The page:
Participant responsibility, researcher vulnerability and empirical ethics:A reply to Loughlin
Keywordsempirically informed philosophy
Public Health, Environmental and Occupational Health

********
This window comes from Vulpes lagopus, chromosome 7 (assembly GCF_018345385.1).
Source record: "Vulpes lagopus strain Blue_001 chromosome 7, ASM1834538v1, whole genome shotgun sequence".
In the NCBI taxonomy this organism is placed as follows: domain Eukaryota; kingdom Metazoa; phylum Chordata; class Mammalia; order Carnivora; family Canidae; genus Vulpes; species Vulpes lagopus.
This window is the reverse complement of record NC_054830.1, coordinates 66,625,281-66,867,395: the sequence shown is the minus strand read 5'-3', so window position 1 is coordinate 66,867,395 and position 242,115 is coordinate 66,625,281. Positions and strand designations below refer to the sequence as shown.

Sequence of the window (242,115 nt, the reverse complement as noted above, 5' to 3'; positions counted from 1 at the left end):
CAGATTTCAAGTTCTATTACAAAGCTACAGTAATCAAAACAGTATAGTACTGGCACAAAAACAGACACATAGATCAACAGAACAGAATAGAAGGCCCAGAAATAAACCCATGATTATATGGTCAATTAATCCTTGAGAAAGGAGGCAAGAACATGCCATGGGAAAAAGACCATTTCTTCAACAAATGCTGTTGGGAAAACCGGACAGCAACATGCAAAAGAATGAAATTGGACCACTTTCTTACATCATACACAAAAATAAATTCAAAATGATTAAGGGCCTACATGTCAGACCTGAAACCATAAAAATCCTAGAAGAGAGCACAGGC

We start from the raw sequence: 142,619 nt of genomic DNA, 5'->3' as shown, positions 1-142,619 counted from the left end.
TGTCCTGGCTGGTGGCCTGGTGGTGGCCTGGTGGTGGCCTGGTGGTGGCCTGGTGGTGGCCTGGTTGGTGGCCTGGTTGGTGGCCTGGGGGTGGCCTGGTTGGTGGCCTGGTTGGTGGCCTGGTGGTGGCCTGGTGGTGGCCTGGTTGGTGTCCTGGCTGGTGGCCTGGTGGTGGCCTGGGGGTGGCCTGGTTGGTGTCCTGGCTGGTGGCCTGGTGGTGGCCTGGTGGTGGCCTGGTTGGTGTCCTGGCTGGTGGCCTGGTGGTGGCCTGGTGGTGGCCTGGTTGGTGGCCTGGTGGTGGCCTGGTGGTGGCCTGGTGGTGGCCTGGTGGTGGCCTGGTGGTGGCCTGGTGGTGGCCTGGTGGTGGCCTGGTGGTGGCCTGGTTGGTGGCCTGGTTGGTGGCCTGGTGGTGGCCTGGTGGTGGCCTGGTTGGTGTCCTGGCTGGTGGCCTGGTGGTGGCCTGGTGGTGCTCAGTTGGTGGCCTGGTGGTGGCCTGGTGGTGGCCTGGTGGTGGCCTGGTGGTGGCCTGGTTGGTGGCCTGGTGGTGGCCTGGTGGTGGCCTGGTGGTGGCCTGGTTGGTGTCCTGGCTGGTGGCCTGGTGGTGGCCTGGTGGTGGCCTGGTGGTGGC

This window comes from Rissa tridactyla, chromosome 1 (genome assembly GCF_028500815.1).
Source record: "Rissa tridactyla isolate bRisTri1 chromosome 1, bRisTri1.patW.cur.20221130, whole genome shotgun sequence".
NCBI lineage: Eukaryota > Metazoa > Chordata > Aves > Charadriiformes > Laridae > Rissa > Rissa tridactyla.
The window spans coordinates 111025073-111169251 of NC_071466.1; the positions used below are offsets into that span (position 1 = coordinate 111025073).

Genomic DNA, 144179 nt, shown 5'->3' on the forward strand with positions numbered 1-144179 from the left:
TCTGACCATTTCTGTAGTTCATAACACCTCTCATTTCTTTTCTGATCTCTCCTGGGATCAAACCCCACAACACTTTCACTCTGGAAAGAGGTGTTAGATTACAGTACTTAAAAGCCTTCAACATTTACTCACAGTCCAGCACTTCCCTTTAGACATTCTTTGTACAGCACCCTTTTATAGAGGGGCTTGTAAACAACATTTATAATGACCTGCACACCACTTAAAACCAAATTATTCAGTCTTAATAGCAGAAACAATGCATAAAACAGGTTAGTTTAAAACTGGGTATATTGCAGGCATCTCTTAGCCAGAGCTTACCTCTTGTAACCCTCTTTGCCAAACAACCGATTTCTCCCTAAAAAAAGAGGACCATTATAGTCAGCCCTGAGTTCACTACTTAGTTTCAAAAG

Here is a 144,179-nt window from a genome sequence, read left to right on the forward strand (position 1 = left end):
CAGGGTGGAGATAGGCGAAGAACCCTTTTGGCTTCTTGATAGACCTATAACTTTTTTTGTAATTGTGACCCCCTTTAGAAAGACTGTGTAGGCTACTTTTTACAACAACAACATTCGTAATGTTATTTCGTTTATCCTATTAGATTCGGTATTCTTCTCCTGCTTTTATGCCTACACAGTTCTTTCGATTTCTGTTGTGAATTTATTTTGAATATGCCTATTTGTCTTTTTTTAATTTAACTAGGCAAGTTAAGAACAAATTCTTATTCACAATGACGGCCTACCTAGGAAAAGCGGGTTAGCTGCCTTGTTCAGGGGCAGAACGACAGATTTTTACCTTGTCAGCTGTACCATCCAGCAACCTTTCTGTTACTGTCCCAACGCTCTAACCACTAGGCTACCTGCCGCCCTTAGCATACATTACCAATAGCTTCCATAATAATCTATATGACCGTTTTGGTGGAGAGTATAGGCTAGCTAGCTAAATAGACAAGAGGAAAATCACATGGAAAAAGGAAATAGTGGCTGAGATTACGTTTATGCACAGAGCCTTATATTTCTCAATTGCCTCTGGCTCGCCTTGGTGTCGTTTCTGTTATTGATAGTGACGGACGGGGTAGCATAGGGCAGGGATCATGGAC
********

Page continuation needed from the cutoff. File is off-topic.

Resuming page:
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In a recent issue of this journal, Michael Loughlin offers a critique of work we undertook that we described and discussed in the same issue, and which might be seen as forming part of the so-called empirical turn in ethics. Here we respond to Loughlin's criticisms of our work. While he declares that generally, there is potential value in empirically informed ethics, we understand him to be concerned about our particular project on two counts. First, he is worried by the extent to which participants exercised responsibility within the work; and second, he is concerned about the degree to which we, as researchers, were prepared rigorously to examine and question participant assertions and assumptions. We argue that Loughlin's worries are based on a relatively limited view of the context in which empirically informed ethics related to health care takes place. A more complex understanding than he allows, of both the responsibility of participants and the vulnerability of researchers who are involved in projects of empirical ethics in this context, is required in order to recognize the ambiguities and difficulties faced by those involved in such projects.